Making malnutrition a thing of the past

Three-day workshop on food and nutrition security in Windhoek kicks off with keynote by Namibian Deputy Prime Minister, the Honourable Marco Hausiku

Windhoek, Namibia, 22 July 2014 – Every human being has the right to enough healthy food every day. To ensure that this right becomes a reality for all Namibians, ninety high-ranking participants from politics and civil society are partaking in a three-day Food and Nutrition Security workshop to discuss best policy solutions with international experts.


Front row, from left to right: Ulika Nambahu, Marco Hausiku, Agnes Kafula. Back row: Fernando Mello, Flávio Duffles, Babagana Ahmadu, John Mutorwa, Ina Neuberger, Maria Angela Girdoli, Muesee Kazapua, Rodridgo Perpétuo, Lorena Fischer, Niilo Taapopi

Prestigious participants at Monday’s opening ceremony included the Deputy Prime Minister of Namibia, Honourable Marco Hausiku, the Mayor of Windhoek, Her Worship Agnes Kafula,  Honourable John Mutorwa, Minister of Agriculture, Water and Forestry and Her Worship Uika Nambahu, Pr

esident of the Namibia National Mayors’ Forum and Mayor of Walvis Bay.

An increasing number of urban dwellers looking for food and jobs are confronting Namibian local authorities with new challenges. The workshop is a collaborative consultative event enabled by the World Future Council, the City of Windhoek, the City of Belo Horizonte (Brazil) and the Food and Agricultural Organization of the United Nations (FAO) to share experiences and ideas to develop local strategies for interventions in food and nutrition security, focusing on the themes urban and peri-urbanagriculture as well as food loss and waste reduction.

Deputy Prime Minister, Honourable Marco Hausiku, was impressed by the opening discussions. Speaking on the workshop’s first day, he said, “Namibia continues to face serious challenges in the field of food and nutrition security. This workshop offers experts and presenters a unique opportunity to promote awareness among mayors as local authority leaders on their crucial roles on food security”.

Her Worship Agnes Kafula, Mayor of the City of Windhoek added, “in Namibia, the informal settlements population, for example in Windhoek, is growing at the rate of 4 and 5 per cent per year and there is increasing difficulty in accessing food, housing and employment. I hope that we can use this meeting to examine the issues before us, as we pursue our ultimate shared aim of making food security and under nutrition in Namibia a thing of the past.”  City-regions and local governments are the agencies to assume responsibility and authority in implementing programs and policies that ensure the urbanisation development can occur as smooth as possible and enable a healthy diet for the high number of underprivileged urban dwellers.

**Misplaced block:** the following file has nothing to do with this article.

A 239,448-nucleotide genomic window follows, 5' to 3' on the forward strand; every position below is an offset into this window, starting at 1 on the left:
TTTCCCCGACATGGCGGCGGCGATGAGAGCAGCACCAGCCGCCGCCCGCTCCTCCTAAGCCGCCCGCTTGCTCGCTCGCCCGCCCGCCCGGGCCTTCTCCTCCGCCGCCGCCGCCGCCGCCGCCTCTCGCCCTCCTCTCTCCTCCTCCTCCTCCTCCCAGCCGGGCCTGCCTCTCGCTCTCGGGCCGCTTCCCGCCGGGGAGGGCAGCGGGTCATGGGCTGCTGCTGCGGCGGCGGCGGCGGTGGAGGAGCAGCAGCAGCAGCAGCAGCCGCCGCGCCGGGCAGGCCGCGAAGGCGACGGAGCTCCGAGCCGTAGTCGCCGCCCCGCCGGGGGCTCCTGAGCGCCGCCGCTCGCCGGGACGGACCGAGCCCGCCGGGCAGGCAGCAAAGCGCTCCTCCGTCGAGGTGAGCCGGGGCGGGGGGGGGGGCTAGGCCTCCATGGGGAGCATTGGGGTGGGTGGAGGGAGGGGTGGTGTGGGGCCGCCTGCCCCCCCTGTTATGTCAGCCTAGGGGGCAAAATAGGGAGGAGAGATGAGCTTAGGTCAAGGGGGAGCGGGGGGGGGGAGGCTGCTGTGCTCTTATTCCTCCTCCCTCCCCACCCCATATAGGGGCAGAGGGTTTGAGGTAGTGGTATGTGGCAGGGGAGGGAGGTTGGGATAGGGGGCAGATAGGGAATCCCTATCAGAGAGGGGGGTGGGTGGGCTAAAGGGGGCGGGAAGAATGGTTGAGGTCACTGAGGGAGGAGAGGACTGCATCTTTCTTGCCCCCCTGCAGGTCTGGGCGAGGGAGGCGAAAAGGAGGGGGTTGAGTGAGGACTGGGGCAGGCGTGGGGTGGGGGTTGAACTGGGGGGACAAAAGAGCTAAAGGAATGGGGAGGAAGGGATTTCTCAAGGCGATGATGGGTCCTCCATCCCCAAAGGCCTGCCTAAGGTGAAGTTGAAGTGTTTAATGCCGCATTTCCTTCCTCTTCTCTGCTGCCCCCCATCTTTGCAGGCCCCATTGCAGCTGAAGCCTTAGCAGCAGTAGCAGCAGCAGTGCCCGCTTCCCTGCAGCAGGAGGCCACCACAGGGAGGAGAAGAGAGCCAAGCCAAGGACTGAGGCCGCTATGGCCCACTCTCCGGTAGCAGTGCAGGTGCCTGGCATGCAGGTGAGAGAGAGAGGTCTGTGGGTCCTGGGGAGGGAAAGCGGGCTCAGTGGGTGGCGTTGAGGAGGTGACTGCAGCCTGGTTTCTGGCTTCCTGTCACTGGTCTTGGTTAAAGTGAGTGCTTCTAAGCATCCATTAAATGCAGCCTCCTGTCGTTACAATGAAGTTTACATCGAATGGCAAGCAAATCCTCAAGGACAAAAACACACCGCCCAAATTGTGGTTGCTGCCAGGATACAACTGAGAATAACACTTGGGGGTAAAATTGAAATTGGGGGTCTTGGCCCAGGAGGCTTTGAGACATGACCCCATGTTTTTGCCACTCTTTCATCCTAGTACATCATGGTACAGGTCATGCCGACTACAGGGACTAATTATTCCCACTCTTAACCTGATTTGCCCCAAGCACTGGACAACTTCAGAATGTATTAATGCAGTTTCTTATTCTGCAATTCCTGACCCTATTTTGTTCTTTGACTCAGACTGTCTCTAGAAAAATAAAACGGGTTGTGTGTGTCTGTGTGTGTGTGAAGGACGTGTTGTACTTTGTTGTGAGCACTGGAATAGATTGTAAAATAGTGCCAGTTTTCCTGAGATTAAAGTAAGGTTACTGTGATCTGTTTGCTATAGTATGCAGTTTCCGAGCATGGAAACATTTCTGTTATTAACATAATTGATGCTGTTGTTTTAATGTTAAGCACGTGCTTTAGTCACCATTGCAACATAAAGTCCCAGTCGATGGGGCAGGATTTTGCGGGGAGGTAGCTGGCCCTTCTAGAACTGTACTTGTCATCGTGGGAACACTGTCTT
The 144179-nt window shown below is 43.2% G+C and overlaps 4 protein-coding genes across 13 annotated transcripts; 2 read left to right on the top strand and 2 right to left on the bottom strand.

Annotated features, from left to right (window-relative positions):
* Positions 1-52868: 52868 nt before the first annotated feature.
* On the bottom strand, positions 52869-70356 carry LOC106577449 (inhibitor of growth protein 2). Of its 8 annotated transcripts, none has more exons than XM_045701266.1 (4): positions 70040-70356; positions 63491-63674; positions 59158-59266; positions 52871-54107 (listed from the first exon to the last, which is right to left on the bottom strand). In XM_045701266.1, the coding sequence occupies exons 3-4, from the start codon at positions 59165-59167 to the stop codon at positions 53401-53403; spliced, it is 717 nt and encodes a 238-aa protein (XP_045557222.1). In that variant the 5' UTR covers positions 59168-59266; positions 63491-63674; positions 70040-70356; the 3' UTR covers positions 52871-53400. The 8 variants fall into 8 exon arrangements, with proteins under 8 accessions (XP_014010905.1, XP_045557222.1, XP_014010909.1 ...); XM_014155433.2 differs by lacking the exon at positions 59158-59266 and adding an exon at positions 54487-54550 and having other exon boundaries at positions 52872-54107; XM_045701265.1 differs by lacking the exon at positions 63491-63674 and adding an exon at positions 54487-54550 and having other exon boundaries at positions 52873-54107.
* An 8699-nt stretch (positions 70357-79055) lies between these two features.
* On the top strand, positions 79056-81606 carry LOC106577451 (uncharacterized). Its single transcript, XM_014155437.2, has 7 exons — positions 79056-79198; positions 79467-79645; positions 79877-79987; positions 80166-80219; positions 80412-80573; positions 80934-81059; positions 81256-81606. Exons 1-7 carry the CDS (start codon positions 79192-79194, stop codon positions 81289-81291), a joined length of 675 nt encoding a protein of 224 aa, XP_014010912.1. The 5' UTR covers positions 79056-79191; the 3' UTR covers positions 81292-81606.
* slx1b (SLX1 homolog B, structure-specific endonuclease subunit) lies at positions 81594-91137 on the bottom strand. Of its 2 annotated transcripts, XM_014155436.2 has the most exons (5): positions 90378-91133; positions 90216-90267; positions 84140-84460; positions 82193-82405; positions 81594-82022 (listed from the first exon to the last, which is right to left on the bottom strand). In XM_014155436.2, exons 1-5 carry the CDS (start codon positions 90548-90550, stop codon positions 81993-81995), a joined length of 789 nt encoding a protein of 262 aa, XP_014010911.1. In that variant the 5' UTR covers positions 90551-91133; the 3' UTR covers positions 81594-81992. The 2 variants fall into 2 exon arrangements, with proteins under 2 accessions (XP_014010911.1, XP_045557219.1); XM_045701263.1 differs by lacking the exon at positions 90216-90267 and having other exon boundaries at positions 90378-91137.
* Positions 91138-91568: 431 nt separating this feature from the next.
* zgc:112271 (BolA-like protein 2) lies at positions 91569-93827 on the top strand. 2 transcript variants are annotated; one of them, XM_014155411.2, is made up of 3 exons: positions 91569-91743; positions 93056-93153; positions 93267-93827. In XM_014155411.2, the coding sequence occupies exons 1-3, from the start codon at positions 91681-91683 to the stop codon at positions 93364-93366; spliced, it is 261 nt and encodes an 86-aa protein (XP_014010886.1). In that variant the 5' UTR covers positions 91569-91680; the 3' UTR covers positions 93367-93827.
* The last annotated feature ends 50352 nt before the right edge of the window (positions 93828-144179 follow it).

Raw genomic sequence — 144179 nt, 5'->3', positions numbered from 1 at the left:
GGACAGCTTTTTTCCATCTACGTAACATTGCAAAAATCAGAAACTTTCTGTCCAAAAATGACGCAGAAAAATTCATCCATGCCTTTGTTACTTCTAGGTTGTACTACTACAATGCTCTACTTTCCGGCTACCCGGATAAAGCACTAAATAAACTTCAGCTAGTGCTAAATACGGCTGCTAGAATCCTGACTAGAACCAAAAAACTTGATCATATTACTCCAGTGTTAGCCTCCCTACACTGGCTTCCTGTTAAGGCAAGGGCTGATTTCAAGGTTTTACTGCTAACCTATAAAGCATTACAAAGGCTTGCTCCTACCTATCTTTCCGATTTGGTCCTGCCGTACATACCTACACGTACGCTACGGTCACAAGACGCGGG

Last year, the World Future Council invited local government representatives from four African cities, including the City of Windhoek, to Belo Horizonte in Brazil in order to share and disseminate the model that the city implemented for food and nutrition security. The system is based on the Right to Food for all citizens and incorporates a set of 20 interconnected programmes that ensure compliance. It has proven effective in fighting hunger and malnutrition and improving the livelihoods of citizens by supporting the local economy. The partners believe that the Belo Horizonte approach could be adapted for other cities throughout Africa.

Ina Neuberger, Senior Project Manager at the World Future Council added “A policy is a strong driver for change as it provides the vision and the framework for a desired condition. But for change it also takes a strong political will and it takes people – change makers from the political arena and from civil society. So it is exciting, extraordinary and very promising to see the turn-out today”.

The workshop runs until Wednesday with a focus on food banks and urban agriculture and will establish concrete recommendations on how to implement these concepts in Namibia.

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The World Future Council

The World Future Council brings the interests of future generations to the centre of policy-making. Its up to 50 eminent members from around the globe have already successfully promoted change. The Council addresses challenges to our common future and provides decision makers with effective policy solutions. In close cooperation with civil society actors, parliamentarians, governments, business and international organizations the World Future Council identifies “best policies” around the globe. The World Future Council is registered as a charitable foundation in Hamburg, Germany.